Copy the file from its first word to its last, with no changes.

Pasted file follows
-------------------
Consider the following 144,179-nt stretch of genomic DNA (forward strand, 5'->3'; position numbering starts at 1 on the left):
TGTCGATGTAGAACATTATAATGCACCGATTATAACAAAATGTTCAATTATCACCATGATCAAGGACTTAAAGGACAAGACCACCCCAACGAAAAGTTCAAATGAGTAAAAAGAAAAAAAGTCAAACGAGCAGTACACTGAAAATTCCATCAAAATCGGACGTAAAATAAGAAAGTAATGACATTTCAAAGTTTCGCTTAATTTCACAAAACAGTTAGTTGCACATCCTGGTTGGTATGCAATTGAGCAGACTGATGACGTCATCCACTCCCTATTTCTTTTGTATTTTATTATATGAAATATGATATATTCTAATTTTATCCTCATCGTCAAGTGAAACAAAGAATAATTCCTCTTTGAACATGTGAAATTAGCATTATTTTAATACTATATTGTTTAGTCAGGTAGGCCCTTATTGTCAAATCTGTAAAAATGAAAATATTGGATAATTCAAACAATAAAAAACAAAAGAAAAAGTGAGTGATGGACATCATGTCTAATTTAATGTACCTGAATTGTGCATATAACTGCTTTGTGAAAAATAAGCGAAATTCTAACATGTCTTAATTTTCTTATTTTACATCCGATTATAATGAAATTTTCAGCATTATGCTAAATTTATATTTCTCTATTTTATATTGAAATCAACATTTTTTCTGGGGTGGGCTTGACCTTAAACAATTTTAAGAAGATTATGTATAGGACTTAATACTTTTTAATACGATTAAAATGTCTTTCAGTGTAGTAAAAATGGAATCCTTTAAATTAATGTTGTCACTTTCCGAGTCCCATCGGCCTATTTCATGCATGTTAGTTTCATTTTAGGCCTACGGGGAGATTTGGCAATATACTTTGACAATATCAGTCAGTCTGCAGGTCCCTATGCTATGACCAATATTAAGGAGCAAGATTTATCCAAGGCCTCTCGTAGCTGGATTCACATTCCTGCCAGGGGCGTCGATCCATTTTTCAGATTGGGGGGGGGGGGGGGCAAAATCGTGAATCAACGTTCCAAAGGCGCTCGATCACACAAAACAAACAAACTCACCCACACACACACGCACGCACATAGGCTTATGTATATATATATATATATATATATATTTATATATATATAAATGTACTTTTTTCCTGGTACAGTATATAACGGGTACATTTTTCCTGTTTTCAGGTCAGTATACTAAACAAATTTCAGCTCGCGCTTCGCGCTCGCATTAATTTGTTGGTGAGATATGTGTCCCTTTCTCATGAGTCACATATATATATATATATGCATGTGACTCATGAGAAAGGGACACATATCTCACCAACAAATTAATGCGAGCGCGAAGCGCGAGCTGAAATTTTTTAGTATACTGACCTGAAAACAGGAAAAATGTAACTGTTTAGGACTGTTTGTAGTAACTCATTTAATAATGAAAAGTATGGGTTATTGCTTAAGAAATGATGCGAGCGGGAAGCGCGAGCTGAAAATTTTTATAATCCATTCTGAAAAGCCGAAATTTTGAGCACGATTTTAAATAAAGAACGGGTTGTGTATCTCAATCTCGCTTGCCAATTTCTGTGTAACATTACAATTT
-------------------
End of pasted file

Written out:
Consider the following 144,179-nt stretch of genomic DNA (forward strand, 5'->3'; position numbering starts at 1 on the left):
TGTCGATGTAGAACATTATAATGCACCGATTATAACAAAATGTTCAATTATCACCATGATCAAGGACTTAAAGGACAAGACCACCCCAACGAAAAGTTCAAATGAGTAAAAAGAAAAAAAGTCAAACGAGCAGTACACTGAAAATTCCATCAAAATCGGACGTAAAATAAGAAAGTAATGACATTTCAAAGTTTCGCTTAATTTCACAAAACAGTTAGTTGCACATCCTGGTTGGTATGCAATTGAGCAGACTGATGACGTCATCCACTCCCTATTTCTTTTGTATTTTATTATATGAAATATGATATATTCTAATTTTATCCTCATCGTCAAGTGAAACAAAGAATAATTCCTCTTTGAACATGTGAAATTAGCATTATTTTAATACTATATTGTTTAGTCAGGTAGGCCCTTATTGTCAAATCTGTAAAAATGAAAATATTGGATAATTCAAACAATAAAAAACAAAAGAAAAAGTGAGTGATGGACATCATGTCTAATTTAATGTACCTGAATTGTGCATATAACTGCTTTGTGAAAAATAAGCGAAATTCTAACATGTCTTAATTTTCTTATTTTACATCCGATTATAATGAAATTTTCAGCATTATGCTAAATTTATATTTCTCTATTTTATATTGAAATCAACATTTTTTCTGGGGTGGGCTTGACCTTAAACAATTTTAAGAAGATTATGTATAGGACTTAATACTTTTTAATACGATTAAAATGTCTTTCAGTGTAGTAAAAATGGAATCCTTTAAATTAATGTTGTCACTTTCCGAGTCCCATCGGCCTATTTCATGCATGTTAGTTTCATTTTAGGCCTACGGGGAGATTTGGCAATATACTTTGACAATATCAGTCAGTCTGCAGGTCCCTATGCTATGACCAATATTAAGGAGCAAGATTTATCCAAGGCCTCTCGTAGCTGGATTCACATTCCTGCCAGGGGCGTCGATCCATTTTTCAGATTGGGGGGGGGGGGGGGCAAAATCGTGAATCAACGTTCCAAAGGCGCTCGATCACACAAAACAAACAAACTCACCCACACACACACGCACGCACATAGGCTTATGTATATATATATATATATATATATATTTATATATATATAAATGTACTTTTTTCCTGGTACAGTATATAACGGGTACATTTTTCCTGTTTTCAGGTCAGTATACTAAACAAATTTCAGCTCGCGCTTCGCGCTCGCATTAATTTGTTGGTGAGATATGTGTCCCTTTCTCATGAGTCACATATATATATATATATGCATGTGACTCATGAGAAAGGGACACATATCTCACCAACAAATTAATGCGAGCGCGAAGCGCGAGCTGAAATTTTTTAGTATACTGACCTGAAAACAGGAAAAATGTAACTGTTTAGGACTGTTTGTAGTAACTCATTTAATAATGAAAAGTATGGGTTATTGCTTAAGAAATGATGCGAGCGGGAAGCGCGAGCTGAAAATTTTTATAATCCATTCTGAAAAGCCGAAATTTTGAGCACGATTTTAAATAAAGAACGGGTTGTGTATCTCAATCTCGCTTGCCAATTTCTGTGTAACATTACAATTT